Buying a home instead of renting could leave you £352,500 better off over 30 years – even if house prices never rise


Buying a home instead of renting could leave the average property owner £352,500 better off over 30 years – even if house prices fail to rise, new research has claimed. The research, from trade body the Intermediary Mortgage Lenders Association, calculated that monthly mortgage repayments on the average £230,000 home could be £133,700 cheaper than paying rent over three decades living there.At the end of that period, buying would also net the homeowner £218,800 in equity from paying off their initial 95 per cent loan-to-value mortgage of that amount.The report sought to highlight the disparity in future prospects for those able to buy  a home and those excluded from the housing ladder by high property prices.

Crucially, the mortgage brokers’ huge claimed saving depends on interest rates on home loans remaining at the near rock-bottom level that they are at now. The report found that if that was the case, while private tenants might expect to pay out £451,600 in rent over the next 30 years, whereas a homeowner could pay £317,900 if interest rates remain at current levels. 

When adding the accumulation of equity, the average homeowner could be £352,500 better off over the next 30 years than had they rented the average privately rented property – without factoring in any potential increases in house prices.  The report factored in rent starting at the current national average given by Homelet of £11,292 a year and rising by 2 per cent annually.For the example of buying a home it also included purchase costs, maintenance and buildings insurance and works on the basis that the buyer starts with a 5 per cent deposit mortgage.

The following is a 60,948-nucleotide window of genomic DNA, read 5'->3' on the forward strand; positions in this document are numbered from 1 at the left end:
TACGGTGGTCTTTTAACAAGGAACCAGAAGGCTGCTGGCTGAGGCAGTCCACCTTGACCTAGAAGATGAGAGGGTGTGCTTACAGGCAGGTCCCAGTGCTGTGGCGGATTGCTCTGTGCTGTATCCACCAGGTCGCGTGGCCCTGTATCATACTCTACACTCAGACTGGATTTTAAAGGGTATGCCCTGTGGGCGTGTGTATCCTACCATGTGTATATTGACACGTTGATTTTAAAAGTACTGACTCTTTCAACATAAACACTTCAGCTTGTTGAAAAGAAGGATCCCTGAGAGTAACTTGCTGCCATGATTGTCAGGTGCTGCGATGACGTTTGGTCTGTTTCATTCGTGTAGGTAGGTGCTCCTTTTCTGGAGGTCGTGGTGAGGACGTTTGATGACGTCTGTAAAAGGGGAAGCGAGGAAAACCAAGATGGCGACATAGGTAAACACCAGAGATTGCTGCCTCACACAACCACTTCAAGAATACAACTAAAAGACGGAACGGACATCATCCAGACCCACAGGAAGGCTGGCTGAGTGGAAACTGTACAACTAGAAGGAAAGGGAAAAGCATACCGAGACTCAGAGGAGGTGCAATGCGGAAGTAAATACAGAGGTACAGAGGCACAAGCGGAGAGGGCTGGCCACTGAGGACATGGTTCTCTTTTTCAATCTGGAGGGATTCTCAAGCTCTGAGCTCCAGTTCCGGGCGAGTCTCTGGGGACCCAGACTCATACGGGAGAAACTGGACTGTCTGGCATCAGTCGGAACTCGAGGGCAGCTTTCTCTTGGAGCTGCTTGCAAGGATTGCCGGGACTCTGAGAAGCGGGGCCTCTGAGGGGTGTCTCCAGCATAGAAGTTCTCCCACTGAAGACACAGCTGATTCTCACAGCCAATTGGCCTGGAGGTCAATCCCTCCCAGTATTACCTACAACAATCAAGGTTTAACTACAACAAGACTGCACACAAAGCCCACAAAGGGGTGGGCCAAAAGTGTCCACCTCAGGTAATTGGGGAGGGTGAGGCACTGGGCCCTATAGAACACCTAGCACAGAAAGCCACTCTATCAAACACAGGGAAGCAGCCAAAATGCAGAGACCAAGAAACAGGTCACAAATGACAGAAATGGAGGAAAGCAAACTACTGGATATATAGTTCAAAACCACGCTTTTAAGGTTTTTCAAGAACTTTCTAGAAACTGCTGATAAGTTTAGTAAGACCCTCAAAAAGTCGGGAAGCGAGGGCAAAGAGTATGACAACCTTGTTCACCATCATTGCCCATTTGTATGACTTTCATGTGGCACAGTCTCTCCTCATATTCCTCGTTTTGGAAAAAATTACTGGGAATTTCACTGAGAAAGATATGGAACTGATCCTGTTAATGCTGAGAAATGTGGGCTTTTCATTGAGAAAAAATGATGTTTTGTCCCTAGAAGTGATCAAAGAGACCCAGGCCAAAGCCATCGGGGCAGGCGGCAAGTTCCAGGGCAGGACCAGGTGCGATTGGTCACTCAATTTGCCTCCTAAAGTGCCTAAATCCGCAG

While interest rates are eventually likely to rise from their very low levels now during the next 30 years, the report claimed that mortgage rates would have to be in excess of 11.5 per cent throughout the life of a loan before owning and renting produced equal expected financial returns
Even lenders’ higher standard variable rates only currently sit at 4.89 per cent, according to Compare The Market.  

The Intermediary Mortgage Lenders Association’s Kate Davies said: ‘The long-term benefits of being a homeowner are not just confined to the property value and the potential for house prices to increase.’Homeowners also potentially save hundreds of thousands of pounds compared to their private renter counterparts.’ 


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